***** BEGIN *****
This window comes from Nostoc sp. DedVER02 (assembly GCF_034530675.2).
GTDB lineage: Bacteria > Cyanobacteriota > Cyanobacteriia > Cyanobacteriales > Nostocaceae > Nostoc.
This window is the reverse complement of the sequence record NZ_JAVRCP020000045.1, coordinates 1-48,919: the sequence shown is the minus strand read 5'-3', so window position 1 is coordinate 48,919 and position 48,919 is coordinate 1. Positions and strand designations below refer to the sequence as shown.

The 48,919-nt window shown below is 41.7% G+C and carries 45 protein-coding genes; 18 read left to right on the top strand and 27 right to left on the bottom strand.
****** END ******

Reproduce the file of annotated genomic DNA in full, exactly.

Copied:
This window comes from Nostoc sp. DedVER02 (assembly GCF_034530675.2).
GTDB lineage: Bacteria > Cyanobacteriota > Cyanobacteriia > Cyanobacteriales > Nostocaceae > Nostoc.
This window is the reverse complement of the sequence record NZ_JAVRCP020000045.1, coordinates 1-48,919: the sequence shown is the minus strand read 5'-3', so window position 1 is coordinate 48,919 and position 48,919 is coordinate 1. Positions and strand designations below refer to the sequence as shown.

The 48,919-nt window shown below is 41.7% G+C and carries 45 protein-coding genes; 18 read left to right on the top strand and 27 right to left on the bottom strand.